Review by Douglas Stockdale •
This is a narrative about an indirect journey along the road that connects St. Petersburg to the city of Petergof, where the Russian Tsar Peter the Great built large Russian estates as his equivalence to the 18th century French estates and expansive gardens. This is also an investigation of an introspective journey, encountering the Russian landscape and its individuals, which is inclusive of only a guarded glimpse of a final destination, perhaps much as life itself.
The book design resembles a dossier, a collection of documents that is meant to provide information about a subject or person, which in this case includes a running dialog about Vasilyeva’s return to her home after spending two years in London. In essence, her introspection reveals that her perspective as to what constitutes “home” has been altered and this book documents her new observations while simultaneously investigating her “own identity”.
Home now appears to be a visual mash-up of despair; buildings in disrepair, dilapidated, boarded up and appearing lonely in a sparse winter landscape, forlorn playground equipment without any children enjoying its use, guarded portraits of individuals, abandoned vehicles, and much of this urban landscape captured in an overcast light. There are a lot of things that appear to be broken, such as the tree almost severed, hanging on precariously in the bleak winter landscape, featured below. A photograph of a group of colorful red chairs and tables situated along a water front are devoid of individuals, that these are meant for people who are strangely absent.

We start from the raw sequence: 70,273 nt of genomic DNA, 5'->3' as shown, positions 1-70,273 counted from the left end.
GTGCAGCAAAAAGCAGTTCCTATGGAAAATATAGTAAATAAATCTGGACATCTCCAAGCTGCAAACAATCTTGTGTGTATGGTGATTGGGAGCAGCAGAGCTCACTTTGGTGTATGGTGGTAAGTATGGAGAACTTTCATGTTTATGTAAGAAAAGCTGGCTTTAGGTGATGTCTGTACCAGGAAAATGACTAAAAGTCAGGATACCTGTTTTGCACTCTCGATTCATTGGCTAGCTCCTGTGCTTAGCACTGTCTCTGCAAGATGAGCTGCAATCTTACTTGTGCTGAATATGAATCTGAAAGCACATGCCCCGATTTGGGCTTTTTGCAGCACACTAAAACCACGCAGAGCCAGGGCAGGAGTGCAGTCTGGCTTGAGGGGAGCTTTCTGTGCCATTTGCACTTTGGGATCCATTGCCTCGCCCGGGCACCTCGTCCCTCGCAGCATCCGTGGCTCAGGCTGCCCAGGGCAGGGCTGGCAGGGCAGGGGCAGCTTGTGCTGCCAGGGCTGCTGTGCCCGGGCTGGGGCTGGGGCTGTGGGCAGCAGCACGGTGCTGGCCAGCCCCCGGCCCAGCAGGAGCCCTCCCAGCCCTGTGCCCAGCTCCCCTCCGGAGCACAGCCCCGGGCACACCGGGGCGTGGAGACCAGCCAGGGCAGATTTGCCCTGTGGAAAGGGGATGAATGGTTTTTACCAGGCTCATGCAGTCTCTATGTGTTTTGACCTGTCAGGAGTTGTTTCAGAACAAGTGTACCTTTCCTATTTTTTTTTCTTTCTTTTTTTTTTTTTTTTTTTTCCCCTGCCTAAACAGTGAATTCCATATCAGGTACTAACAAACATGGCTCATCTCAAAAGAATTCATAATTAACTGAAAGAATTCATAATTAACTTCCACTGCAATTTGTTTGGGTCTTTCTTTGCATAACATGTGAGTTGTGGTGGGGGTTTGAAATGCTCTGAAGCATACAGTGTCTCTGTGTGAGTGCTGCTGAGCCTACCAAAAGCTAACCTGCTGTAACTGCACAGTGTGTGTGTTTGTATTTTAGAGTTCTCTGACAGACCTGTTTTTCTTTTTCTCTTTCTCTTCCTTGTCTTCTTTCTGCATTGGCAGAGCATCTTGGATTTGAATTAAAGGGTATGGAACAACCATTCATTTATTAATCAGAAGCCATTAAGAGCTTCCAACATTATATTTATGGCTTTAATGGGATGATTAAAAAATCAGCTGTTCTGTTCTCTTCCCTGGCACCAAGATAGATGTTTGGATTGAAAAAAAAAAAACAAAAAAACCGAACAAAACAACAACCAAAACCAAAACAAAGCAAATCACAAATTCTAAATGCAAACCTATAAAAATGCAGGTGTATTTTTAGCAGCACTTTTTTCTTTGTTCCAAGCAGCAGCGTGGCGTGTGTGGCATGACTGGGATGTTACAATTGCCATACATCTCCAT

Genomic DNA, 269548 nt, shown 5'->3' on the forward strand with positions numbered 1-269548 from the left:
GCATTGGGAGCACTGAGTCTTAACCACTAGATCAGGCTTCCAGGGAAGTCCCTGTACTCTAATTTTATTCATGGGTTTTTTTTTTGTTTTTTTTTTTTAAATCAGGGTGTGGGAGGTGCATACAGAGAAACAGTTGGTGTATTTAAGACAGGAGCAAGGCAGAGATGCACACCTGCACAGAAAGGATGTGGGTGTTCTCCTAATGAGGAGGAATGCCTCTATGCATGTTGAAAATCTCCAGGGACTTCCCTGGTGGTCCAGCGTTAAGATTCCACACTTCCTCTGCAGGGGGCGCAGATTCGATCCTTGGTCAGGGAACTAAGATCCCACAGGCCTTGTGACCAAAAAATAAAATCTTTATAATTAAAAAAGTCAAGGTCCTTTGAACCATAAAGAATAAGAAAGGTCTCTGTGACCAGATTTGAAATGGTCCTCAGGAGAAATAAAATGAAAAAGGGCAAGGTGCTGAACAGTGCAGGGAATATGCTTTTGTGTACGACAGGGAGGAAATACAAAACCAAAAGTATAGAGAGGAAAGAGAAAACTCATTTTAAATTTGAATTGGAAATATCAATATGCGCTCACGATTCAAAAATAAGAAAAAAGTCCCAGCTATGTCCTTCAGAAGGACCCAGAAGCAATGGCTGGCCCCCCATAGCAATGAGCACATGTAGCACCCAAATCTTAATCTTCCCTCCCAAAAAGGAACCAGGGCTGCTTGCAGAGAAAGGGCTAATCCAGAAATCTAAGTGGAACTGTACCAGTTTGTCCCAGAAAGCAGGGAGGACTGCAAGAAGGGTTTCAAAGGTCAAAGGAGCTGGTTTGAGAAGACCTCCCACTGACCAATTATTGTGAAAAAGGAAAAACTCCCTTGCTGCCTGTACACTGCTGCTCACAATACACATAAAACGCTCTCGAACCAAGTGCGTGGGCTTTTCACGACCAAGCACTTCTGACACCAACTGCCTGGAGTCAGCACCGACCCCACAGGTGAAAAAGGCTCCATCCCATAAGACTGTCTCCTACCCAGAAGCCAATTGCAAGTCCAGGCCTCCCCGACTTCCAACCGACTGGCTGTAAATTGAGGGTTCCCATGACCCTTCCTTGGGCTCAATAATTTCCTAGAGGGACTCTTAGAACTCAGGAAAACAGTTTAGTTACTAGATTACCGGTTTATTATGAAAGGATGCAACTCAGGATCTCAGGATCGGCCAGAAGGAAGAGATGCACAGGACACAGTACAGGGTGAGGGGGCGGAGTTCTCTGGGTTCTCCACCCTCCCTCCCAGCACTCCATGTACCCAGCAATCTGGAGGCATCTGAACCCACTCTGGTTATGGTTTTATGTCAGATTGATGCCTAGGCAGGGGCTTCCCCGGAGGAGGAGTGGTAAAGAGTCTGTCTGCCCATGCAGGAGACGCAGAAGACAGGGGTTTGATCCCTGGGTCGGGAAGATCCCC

I sense an undercurrent of sadness looking at this book of photographs. The grayness of her urban landscape does not reveal very much joy, thus I suspect that Vasilyeva’s return home might be troubling for her. She appears to be echoing Thomas Wolfe’s famous statement that “you can’t go home again”, that while away, a person changes, sometimes in very small ways, and what someone returns to has changed as well, and now “home” does not fully resemble the memories of their past. That experience can have profound effects on an individual.
Thus, Vasilyeva is now experiencing the unvarnished reality of the places which she had previously left, perhaps seeing it in a less subjective or romantic light while being now more in the moment as to her visual experiences. As a result, she provides a straight-forward and raw portrait of the city and region surrounding St. Petersburg.
Other book by the Ekaterina Vasilyeva which has been previously featured on PhotoBook Journal is Shipwrecked.
Road to Petergof – Ekaterina Vasilyeva
Artist: Ekaterina Vasilyeva, (Екатерина Васильева) (born and residing in St. Petersburg, Russia
Self-published, Ekaterina Vasilyeva, St Petersburg, RU, copyright 2019
Text: English & Russian
Stiff cover book in folder, hand-made pamphlet stitch binding, four-color lithograph printing, printed at the Print Gallery, St. Petersburg, Russia, Edition of 90 copies.
Photobook designer: Ekaterina Vasilyeva